After the passage of benefit corporation legislation in big-hitter states such as California and New York, you may wonder what’s been happening with the policy momentum.Well, the quick update is that it has been forging ahead to new regions and new states.

Lousiana and Illinois, One Step Away

Eric Trojian, Director of B Lab Policy, announced today via social media that benefit corporation legislation passed in both Illinois and Louisiana. As with the other states, this means that it is now bound to the governors of those states for final signing and admission into state law.

You can learn more about the policy and law surrounding benefit corporation legislation on benefitcorp.net and find out the state-by-state breakdown.

Moving Forward in North Carolina Too

Trojian also provided a status update on benefit corporation legislation in North Carolina. There, the bill has passed the House Commerce Committee, with its next stop being the House floor. If it passes vote there, it is on track for approval from the governor.

Stay tuned for more developments on the newly minted benefit corporation law in LA and IL!

A Look at Past Legislation

Here are a few links to help put the legislation process in context:

Carolyn Kaster / Associated Press / April 6, 2012, credit: latimes.com
Carolyn Kaster / Associated Press / April 6, 2012, credit: latimes.com

On Thursday (4/5/12) President Obama signed into law groundbreaking crowdfunding legislation that would open up investment to start-ups to anyone—not just accredited investors.

The bill reached his desk after passing with an overwhelming majority in the U.S. Senate in late March.

The news is huge and Jenny Kassan–President of Community Ventures and Co-Founder of Sustainable Economies Law Center (SELC) had this to say in a recent HuffingtonPost article, “The legislation is remarkable, as it (rightly) reverses more than 90 years of restrictions on raising capital at the grass-roots level.”

Kassan advised student volunteers of SELC when they filed a petition with the Securities and Exchange Commission in 2010 requesting an exemption to the archaic rules that allowed only accredited investors to invest in start-up ventures.

The organization’s perseverance and momentum as key politicians from both sides of the spectrum rallied behind federal legislation changing the existing law.

I had a chance to talk to Jenny about the legislation and her role in the new law in November 2011 and was impressed with her knowledge of the history of the law surrounding crowd sourced investment and her knowledge and familiarity with the bills.

It’s an exciting place to be for social entrepreneurs…with great potential ahead.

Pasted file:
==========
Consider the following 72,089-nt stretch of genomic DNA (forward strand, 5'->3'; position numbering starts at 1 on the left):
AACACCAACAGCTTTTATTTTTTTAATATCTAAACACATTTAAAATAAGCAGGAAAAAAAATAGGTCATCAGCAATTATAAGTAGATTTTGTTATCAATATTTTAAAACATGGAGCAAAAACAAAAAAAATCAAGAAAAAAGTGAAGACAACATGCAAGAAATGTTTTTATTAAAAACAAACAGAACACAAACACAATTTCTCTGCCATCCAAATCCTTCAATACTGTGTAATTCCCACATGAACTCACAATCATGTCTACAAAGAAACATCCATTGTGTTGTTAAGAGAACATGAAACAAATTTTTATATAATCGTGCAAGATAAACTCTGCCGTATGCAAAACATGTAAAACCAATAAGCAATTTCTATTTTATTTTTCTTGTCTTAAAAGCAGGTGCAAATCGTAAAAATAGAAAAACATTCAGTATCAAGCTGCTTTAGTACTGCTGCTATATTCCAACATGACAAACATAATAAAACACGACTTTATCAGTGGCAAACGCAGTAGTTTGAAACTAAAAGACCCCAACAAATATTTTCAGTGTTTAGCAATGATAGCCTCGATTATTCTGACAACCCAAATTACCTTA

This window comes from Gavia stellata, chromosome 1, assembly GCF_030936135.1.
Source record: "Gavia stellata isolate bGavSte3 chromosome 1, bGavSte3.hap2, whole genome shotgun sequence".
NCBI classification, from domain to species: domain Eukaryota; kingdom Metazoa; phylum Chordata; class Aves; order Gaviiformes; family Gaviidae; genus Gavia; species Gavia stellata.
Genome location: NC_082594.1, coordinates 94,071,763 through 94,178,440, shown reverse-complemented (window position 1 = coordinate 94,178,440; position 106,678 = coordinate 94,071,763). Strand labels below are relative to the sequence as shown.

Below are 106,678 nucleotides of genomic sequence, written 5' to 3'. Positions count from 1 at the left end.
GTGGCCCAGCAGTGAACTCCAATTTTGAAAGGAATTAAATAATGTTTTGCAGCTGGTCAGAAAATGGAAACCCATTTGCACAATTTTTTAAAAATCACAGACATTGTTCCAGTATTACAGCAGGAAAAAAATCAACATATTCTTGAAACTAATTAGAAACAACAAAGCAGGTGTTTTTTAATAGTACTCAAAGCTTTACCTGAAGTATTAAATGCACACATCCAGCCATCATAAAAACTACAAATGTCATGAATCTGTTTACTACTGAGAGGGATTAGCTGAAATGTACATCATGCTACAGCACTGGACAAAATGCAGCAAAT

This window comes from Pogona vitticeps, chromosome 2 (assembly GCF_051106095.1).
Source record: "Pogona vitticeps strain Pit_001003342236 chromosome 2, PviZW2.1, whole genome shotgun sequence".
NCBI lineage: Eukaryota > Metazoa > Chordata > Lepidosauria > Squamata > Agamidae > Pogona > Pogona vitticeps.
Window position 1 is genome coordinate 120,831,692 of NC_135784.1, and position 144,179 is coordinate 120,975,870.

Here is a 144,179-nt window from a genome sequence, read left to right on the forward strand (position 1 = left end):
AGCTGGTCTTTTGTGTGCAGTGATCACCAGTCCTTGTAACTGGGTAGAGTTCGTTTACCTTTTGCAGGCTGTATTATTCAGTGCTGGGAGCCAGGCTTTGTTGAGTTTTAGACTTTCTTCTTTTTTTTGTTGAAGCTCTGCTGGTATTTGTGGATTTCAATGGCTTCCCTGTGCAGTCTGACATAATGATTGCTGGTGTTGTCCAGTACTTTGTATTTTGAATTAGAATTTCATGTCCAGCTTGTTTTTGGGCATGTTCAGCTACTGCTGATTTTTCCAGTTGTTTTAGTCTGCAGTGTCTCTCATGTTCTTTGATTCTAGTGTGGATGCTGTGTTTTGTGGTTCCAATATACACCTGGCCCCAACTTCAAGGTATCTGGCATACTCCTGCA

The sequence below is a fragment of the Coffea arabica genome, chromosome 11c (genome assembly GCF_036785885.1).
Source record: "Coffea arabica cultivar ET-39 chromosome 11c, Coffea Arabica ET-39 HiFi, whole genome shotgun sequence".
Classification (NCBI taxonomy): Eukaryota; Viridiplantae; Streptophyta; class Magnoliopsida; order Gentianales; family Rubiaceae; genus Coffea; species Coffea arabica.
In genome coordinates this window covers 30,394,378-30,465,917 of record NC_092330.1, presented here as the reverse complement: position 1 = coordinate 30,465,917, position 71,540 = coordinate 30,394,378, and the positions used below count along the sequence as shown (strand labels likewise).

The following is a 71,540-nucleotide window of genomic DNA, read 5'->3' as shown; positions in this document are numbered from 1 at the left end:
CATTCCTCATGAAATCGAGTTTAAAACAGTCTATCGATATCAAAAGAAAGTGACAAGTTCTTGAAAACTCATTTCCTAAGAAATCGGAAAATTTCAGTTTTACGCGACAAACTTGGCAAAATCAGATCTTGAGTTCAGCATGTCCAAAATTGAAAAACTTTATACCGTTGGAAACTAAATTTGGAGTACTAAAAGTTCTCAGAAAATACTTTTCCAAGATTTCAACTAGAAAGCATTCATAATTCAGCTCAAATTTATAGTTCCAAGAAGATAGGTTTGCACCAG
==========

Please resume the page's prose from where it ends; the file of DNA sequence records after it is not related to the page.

TriplePundit.com was founded by Nick Aster in 2006 as a new media platform for the conversation on sustainability in business.  Intended to feature news and editorial blog posts, the focus has been on serving as a catalyst for conversation about social entrepreneurship for a business audience. The site gained momentum in 2011 and merged with Sustainable Industries in October 2011.

The name triple pundit alludes to the triple bottom line concept of assessing a company’s success by a triple bottom line of impact on people, planet, and profits…rather than the traditional bottom line of profits only.

TriplePundit regularly posts on topics related to clean tech, social entrepreneurship, eco-friendly products, micro finance, poverty solutions, impact investing, and issues surrounding water.

QuarterWater’s interview with TriplePundit founder [VIDEO]

Founder of QuarterWaters.com, Dwight Peters interviewed Nick Aster in December 2011 in “Triple Pundit: How to go from 0 to 200,000 viewers a month – with Nick Aster.” In the open discussion, Aster outlined the history of the site, various revenue streams, and how TriplePundit grew from being a side project to being his full-time venture generating six-figure revenue annually, and gaining momentum.

 

With the U.S. Senate’s passage of a crowdfunding bill (CROWDFUND Act) that served to amend the House’s parallel bill (JOBS Act) this week, there are a number of insightful articles, blog posts, and online resources discussing the crowdfunding bill and its implications. Here’s a sampling:

  1. Senate Passes Brown-Merkley Bipartisan Crowdfunding Bill (Sen. Scott Brown)
  2. Crowdfunding Bill Passes in U.S. Senate, 73-26 (Innov8Social)
  3. U.S. Senate Votes in Favor of Crowdfunding! (StartUpExemption)
  4. Crowdfund Act (S.2190) (crowdsourcing.org)
  5. Bipartisanship, new businesses and new jobs, with a little help from your friends (Google Public Policy Blog)
  6. Soon Even Your Mom Can Invest: Senate Passes Crowdfunding Bill 73-26 (With Protections) (TechCrunch)
  7. Senate Passes Start-Ups Bill, With Amendments (New York Times)
  8. US Senate passes crowdfunding bill to allow Kickstarter-style investing (TheVerge)
  9. Tech Startups in Line to Benefit from Senate Backed Crowdfunding Bill (PR Newswire)
  10. The legitimate goals — and overblown claims — of the JOBS Act (Washington Post)
  11. Senator Brown’s Crowdfunding Legislation Passes as Part of the JOBS Act, Paving the Way for Increased Entrepreneurship (SF Gate)
  12. How Will the JOBS Act Affect Small Business? (Reuters)
  13. U.S. Entrepreneurs Need Crowdfunding To Create 1.5 Million Jobs (HULIQ)
Feel free to add any others that you have come across in the comments below.